About Jesse McKinnell:
JESSE McKINNELL grew up in Massachusetts but has lived peacefully in Maine for many years. On July 4, 2015, he had a dream about a dentist with a passion for writing sitcoms. Somehow, DEAD CATS And Other Reflections on Parenthood was the result. It is his first novel.
What inspires you to write?
I have things that I want to say and for me, writing is the best form of self-expression. The process of putting together characters and personalities and worlds is really fun for me.
Tell us about your writing process.
I am not a big outliner. I start with a concept, usually a character and an opening scene and I go from there. Every night before I close up the laptop I try to leave myself with an idea sketched out about where to go next. The beginning and the ends of books come to me pretty quickly and I fill in the rest as I go.
For Fiction Writers: Do you listen (or talk to) to your characters?
A big emphasis for me is making sure that I don't get too precious with my characters. I hate it in books when authors get attached to their creations. I like my characters to come out at the end of the book bearing the scars of the story. I don't listen to what they want and if I did I would do the exact opposite.
How did you decide how to publish your books?
After I finished the manuscript for Dead Cats and Other Reflections On Parenthood, I sought out a traditional publisher and was lucky enough to get an offer. After reading the contract and thinking it over I didn't see a lot of advantages to tying up my intellectual property with someone else for 5 years, so I started my own little imprint (Shine Box Publishing) and published my first novel through it. I don't know if it was the right decision yet. Now that I'm responsible for all of the marketing of Dead Cats while working on two other manuscripts and polishing a couple of short stories, it has become a lot to handle. Technology has really democratized the process and put authors in control but sometimes it's nice to have a team behind you. It's a tough decision.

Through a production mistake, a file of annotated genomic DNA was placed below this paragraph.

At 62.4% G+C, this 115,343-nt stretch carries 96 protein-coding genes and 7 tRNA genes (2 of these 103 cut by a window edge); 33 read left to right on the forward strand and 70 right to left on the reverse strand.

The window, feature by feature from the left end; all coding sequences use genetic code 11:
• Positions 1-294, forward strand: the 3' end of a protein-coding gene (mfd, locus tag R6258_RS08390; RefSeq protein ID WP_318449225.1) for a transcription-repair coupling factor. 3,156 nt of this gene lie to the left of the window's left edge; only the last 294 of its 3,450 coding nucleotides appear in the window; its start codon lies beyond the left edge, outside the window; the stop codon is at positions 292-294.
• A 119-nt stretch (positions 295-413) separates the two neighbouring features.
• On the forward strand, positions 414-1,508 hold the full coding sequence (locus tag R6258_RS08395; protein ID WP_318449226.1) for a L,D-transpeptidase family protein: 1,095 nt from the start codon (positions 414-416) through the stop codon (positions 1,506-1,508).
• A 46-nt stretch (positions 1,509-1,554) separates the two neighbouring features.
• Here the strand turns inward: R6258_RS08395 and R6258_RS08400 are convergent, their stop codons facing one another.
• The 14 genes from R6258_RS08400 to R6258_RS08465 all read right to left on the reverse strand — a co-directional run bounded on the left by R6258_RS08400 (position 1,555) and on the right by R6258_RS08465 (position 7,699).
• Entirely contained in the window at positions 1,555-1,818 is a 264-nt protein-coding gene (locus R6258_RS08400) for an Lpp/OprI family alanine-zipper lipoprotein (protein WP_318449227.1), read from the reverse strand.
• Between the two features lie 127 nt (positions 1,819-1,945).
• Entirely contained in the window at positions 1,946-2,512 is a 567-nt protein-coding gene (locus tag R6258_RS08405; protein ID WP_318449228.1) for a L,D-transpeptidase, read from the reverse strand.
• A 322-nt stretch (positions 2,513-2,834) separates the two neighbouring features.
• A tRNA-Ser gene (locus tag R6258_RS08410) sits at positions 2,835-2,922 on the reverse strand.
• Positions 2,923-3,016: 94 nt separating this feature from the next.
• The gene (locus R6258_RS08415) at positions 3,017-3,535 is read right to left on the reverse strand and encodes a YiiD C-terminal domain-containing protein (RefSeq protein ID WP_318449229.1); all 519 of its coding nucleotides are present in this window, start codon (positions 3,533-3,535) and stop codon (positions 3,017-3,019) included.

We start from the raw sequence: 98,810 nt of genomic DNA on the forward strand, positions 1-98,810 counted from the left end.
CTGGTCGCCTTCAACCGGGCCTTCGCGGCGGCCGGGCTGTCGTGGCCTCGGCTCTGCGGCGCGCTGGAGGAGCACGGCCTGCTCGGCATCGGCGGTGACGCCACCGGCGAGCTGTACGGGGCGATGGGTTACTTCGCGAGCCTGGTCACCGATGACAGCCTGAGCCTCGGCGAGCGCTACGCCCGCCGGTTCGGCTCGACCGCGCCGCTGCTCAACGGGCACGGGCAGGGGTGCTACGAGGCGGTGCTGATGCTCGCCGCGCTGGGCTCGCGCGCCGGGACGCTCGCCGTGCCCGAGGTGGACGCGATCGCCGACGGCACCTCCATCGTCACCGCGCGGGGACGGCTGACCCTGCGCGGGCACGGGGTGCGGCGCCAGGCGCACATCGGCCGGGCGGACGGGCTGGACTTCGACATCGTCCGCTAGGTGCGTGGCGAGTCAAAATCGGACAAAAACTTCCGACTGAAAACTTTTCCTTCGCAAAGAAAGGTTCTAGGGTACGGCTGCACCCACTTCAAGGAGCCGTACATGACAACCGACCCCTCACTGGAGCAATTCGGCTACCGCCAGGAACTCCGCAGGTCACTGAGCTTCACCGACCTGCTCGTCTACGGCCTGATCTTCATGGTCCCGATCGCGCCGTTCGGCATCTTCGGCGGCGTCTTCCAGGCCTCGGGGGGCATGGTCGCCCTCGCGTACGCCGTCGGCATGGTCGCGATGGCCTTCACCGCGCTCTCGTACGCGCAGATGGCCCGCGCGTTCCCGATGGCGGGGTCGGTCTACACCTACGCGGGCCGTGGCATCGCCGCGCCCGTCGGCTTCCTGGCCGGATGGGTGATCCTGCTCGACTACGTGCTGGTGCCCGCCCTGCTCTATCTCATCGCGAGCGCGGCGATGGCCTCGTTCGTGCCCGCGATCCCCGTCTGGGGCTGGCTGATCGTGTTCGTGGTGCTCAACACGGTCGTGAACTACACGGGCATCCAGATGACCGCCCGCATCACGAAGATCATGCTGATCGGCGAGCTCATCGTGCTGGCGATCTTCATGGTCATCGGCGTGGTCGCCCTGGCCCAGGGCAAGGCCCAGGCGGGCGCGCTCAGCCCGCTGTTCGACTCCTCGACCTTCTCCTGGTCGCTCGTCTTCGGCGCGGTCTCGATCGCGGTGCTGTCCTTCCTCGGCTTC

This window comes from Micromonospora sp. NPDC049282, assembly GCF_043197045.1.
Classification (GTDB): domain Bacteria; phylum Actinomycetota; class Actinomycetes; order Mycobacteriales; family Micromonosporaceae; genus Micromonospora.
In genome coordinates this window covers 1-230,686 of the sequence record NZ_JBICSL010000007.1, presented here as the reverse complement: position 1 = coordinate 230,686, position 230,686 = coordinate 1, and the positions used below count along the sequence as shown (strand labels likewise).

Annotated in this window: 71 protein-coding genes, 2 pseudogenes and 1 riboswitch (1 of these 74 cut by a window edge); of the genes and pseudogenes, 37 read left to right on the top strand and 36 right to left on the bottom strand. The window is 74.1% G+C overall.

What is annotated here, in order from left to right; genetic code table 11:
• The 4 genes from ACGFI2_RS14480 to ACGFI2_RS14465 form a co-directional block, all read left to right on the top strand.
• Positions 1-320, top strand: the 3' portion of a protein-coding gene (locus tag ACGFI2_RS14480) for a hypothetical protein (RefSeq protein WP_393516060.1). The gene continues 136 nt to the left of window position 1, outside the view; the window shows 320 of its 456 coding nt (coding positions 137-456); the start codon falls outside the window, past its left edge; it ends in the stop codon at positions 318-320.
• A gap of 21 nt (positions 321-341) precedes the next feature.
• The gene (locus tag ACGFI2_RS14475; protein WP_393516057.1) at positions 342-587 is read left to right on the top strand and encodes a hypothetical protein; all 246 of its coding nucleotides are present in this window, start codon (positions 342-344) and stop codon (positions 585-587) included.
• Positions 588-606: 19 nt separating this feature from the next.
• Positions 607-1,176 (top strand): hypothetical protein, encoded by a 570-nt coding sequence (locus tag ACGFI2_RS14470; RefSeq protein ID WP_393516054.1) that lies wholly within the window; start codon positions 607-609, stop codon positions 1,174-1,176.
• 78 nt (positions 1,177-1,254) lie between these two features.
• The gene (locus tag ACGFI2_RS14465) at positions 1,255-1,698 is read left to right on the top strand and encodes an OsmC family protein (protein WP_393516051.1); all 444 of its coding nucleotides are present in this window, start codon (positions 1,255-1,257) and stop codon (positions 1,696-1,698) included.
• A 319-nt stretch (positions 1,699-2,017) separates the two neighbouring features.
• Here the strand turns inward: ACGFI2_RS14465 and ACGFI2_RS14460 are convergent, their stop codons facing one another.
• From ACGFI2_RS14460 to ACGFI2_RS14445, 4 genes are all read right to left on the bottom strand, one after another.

What do you think about the future of book publishing?
I'm a total neophyte. I don't own a kindle or read books on an app. or anything. I like the feel of a paperback book. I like to carry them around and dog ear the pages. I like stacking them up in my house and looking at them, so if the future of publishing is going to be digital, then it is lost on me a bit. For what it's worth, Dead Cats is selling better on paperback than it is on kindle. Amazon has a lot of really impressive tools that makes it relatively easy and fast to publish. But I worry that they have become this all-encompassing global eating machine, like a digital War-Mart. I hope there is still a place for independent regional book stores. Is there anything better than going into a musty old shop, flipping through the employees picks list and nerding out with someone behind the register about Kurt Vonnegut?
What genres do you write?: Dark comedy, literary fiction
What formats are your books in?: Both eBook and Print
Jesse McKinnell Home Page Link
All information in this post is presented “as is” supplied by the author. We don’t edit to allow you the reader to hear the author in their own voice.